Ever since the shootings at Columbine, armed police have become a fixture in schools around the country - there to protect the students and to enforce the law.

And it's not just in big cities. Suburbs are also calling police in to deal with problems that used to be handled by teachers and parents.

But even in this new climate, the Stratford raid broke new ground. The story was so amazing, and seemed so far-fetched, that parents like Maurice's mother and father didn't believe it.

"I'm like 'Hmm' and, you know, I questioned him several times, over and over. I said, 'Son, you know, maybe this was some type of drill, mock drill. Are you sure these things took place,'" says Lynette Harris. "And he's like, you know, 'Mom, yes it did.'"

When the Harris family received no answers from the school, they called the CBS affiliate in Charleston. WCSC reporter Heather Hamel went to Stratford, where McCrackin proudly showed her the videotape.

McCrackin has been Stratford's principal for 21 years, ever since the school opened. He's built a solid reputation as a first-class educator, one who runs a tight ship. McCrackin regularly calls the police to bring in dogs to sniff backpacks and lockers.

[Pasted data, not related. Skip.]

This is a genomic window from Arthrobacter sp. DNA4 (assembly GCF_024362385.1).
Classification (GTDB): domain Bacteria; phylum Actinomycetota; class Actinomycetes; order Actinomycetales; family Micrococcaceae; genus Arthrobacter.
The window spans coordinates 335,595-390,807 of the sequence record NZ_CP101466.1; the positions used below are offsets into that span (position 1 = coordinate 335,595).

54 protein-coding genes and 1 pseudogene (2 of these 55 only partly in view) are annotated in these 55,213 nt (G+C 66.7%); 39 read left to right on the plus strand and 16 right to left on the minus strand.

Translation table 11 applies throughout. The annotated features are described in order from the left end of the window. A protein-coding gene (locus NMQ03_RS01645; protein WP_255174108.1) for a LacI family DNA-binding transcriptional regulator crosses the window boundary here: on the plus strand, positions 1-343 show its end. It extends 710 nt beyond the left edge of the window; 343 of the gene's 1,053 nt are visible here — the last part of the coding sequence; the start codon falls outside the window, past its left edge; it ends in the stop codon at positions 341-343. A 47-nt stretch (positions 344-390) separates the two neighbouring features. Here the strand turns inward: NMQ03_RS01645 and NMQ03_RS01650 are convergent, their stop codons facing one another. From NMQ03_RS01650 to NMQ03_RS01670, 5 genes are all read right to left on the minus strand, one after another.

Two years ago, McCrackin also installed a new surveillance system - including 76 surveillance cameras - to report students' every move.

The day after the raid, as he showed Hamel the tape, McCrackin said the raid was a bust because the guilty kids were tipped off: "There is no question in my mind we know where those parties went, and what direction. We just did not catch them with it at the time."

In order to catch them, McCrackin warned, he'd repeat the raid if necessary: "I'll utilize whatever forces that I deem necessary to keep this campus safe and clean."

After the tape aired on WCSC that night, it sparked rallies both in favor of, and against, the principal.